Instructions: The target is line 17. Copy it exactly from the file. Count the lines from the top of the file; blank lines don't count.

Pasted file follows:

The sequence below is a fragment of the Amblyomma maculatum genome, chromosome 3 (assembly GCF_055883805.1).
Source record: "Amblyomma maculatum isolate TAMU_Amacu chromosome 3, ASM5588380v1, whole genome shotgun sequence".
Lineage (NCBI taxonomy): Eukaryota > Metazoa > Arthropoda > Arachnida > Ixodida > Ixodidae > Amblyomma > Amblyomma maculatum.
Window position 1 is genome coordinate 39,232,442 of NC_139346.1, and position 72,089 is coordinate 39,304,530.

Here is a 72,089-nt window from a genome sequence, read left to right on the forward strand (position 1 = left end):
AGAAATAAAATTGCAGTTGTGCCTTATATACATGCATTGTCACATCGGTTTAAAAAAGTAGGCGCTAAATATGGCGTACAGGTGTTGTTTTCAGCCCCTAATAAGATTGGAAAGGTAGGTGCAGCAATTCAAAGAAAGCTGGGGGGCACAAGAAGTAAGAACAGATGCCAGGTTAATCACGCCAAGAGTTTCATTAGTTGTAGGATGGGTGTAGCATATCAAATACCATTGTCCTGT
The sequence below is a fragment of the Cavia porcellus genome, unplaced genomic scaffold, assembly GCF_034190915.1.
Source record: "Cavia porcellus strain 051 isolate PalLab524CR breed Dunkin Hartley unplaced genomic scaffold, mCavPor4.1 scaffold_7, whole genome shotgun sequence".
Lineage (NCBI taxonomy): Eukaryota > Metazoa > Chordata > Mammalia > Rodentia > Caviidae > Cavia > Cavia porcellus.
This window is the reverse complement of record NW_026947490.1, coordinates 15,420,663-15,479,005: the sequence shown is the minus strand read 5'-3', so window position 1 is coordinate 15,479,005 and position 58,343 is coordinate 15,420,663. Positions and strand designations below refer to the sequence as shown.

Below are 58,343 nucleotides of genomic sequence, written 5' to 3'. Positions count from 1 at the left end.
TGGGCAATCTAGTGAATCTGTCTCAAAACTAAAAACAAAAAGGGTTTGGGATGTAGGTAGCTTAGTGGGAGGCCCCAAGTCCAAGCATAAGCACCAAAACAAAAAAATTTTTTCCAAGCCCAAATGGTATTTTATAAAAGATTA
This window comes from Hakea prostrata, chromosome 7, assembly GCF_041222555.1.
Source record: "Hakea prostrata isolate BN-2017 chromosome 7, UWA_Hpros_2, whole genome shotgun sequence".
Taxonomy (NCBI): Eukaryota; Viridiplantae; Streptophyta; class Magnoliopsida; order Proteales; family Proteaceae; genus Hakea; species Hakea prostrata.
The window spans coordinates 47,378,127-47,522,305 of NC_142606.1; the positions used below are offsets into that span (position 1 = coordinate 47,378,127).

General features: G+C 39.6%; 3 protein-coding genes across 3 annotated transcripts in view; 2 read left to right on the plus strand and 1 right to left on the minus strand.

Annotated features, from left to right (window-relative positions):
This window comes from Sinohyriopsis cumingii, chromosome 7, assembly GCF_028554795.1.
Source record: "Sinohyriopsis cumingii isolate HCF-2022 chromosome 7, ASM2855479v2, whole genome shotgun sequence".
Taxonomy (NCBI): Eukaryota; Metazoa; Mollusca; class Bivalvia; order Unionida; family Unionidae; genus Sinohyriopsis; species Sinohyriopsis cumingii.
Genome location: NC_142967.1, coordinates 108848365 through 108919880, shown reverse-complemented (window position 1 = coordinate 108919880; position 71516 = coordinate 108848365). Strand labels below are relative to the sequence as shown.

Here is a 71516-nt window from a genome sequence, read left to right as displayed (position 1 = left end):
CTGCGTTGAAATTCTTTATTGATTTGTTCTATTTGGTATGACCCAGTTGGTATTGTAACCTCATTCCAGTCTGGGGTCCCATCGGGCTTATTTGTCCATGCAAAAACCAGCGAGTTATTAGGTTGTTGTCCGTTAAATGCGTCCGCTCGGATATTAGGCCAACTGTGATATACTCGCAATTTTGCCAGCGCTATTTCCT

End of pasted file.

General features: G+C 39.6%; 3 protein-coding genes across 3 annotated transcripts in view; 2 read left to right on the plus strand and 1 right to left on the minus strand.